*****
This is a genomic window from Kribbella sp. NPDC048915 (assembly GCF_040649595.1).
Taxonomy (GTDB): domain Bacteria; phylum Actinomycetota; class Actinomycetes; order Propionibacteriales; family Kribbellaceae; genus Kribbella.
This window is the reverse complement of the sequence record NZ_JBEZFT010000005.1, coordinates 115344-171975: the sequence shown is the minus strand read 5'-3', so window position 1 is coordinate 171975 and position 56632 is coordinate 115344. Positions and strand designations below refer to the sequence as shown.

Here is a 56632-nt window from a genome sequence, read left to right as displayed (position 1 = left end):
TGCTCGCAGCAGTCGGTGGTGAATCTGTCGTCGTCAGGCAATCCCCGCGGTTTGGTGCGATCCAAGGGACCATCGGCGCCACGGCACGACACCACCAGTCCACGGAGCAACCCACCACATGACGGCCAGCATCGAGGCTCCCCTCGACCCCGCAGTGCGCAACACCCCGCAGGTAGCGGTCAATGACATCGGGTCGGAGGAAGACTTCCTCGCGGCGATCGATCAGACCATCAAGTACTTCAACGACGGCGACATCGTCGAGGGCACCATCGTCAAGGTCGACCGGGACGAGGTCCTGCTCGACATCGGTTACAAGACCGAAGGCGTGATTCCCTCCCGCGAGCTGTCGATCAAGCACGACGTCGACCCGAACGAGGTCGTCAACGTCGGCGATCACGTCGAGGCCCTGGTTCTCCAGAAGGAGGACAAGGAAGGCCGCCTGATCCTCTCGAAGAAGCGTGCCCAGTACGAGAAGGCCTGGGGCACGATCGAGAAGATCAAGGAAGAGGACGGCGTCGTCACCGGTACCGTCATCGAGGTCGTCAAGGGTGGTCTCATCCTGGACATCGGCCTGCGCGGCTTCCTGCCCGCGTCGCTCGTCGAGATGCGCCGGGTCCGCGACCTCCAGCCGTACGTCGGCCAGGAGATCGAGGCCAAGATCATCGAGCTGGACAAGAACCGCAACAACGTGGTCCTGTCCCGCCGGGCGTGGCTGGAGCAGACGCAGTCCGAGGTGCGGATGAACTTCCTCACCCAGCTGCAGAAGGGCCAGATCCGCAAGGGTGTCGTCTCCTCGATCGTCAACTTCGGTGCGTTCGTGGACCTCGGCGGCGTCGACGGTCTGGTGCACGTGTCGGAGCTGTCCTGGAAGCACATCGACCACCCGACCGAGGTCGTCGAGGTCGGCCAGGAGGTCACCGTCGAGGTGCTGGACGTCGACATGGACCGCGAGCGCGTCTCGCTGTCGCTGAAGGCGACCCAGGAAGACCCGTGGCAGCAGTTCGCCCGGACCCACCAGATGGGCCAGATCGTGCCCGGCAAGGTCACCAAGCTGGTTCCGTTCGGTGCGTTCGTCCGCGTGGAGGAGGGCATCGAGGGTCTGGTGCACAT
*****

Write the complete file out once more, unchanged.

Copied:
This is a genomic window from Kribbella sp. NPDC048915 (assembly GCF_040649595.1).
Taxonomy (GTDB): domain Bacteria; phylum Actinomycetota; class Actinomycetes; order Propionibacteriales; family Kribbellaceae; genus Kribbella.
This window is the reverse complement of the sequence record NZ_JBEZFT010000005.1, coordinates 115344-171975: the sequence shown is the minus strand read 5'-3', so window position 1 is coordinate 171975 and position 56632 is coordinate 115344. Positions and strand designations below refer to the sequence as shown.

Here is a 56632-nt window from a genome sequence, read left to right as displayed (position 1 = left end):
TGCTCGCAGCAGTCGGTGGTGAATCTGTCGTCGTCAGGCAATCCCCGCGGTTTGGTGCGATCCAAGGGACCATCGGCGCCACGGCACGACACCACCAGTCCACGGAGCAACCCACCACATGACGGCCAGCATCGAGGCTCCCCTCGACCCCGCAGTGCGCAACACCCCGCAGGTAGCGGTCAATGACATCGGGTCGGAGGAAGACTTCCTCGCGGCGATCGATCAGACCATCAAGTACTTCAACGACGGCGACATCGTCGAGGGCACCATCGTCAAGGTCGACCGGGACGAGGTCCTGCTCGACATCGGTTACAAGACCGAAGGCGTGATTCCCTCCCGCGAGCTGTCGATCAAGCACGACGTCGACCCGAACGAGGTCGTCAACGTCGGCGATCACGTCGAGGCCCTGGTTCTCCAGAAGGAGGACAAGGAAGGCCGCCTGATCCTCTCGAAGAAGCGTGCCCAGTACGAGAAGGCCTGGGGCACGATCGAGAAGATCAAGGAAGAGGACGGCGTCGTCACCGGTACCGTCATCGAGGTCGTCAAGGGTGGTCTCATCCTGGACATCGGCCTGCGCGGCTTCCTGCCCGCGTCGCTCGTCGAGATGCGCCGGGTCCGCGACCTCCAGCCGTACGTCGGCCAGGAGATCGAGGCCAAGATCATCGAGCTGGACAAGAACCGCAACAACGTGGTCCTGTCCCGCCGGGCGTGGCTGGAGCAGACGCAGTCCGAGGTGCGGATGAACTTCCTCACCCAGCTGCAGAAGGGCCAGATCCGCAAGGGTGTCGTCTCCTCGATCGTCAACTTCGGTGCGTTCGTGGACCTCGGCGGCGTCGACGGTCTGGTGCACGTGTCGGAGCTGTCCTGGAAGCACATCGACCACCCGACCGAGGTCGTCGAGGTCGGCCAGGAGGTCACCGTCGAGGTGCTGGACGTCGACATGGACCGCGAGCGCGTCTCGCTGTCGCTGAAGGCGACCCAGGAAGACCCGTGGCAGCAGTTCGCCCGGACCCACCAGATGGGCCAGATCGTGCCCGGCAAGGTCACCAAGCTGGTTCCGTTCGGTGCGTTCGTCCGCGTGGAGGAGGGCATCGAGGGTCTGGTGCACAT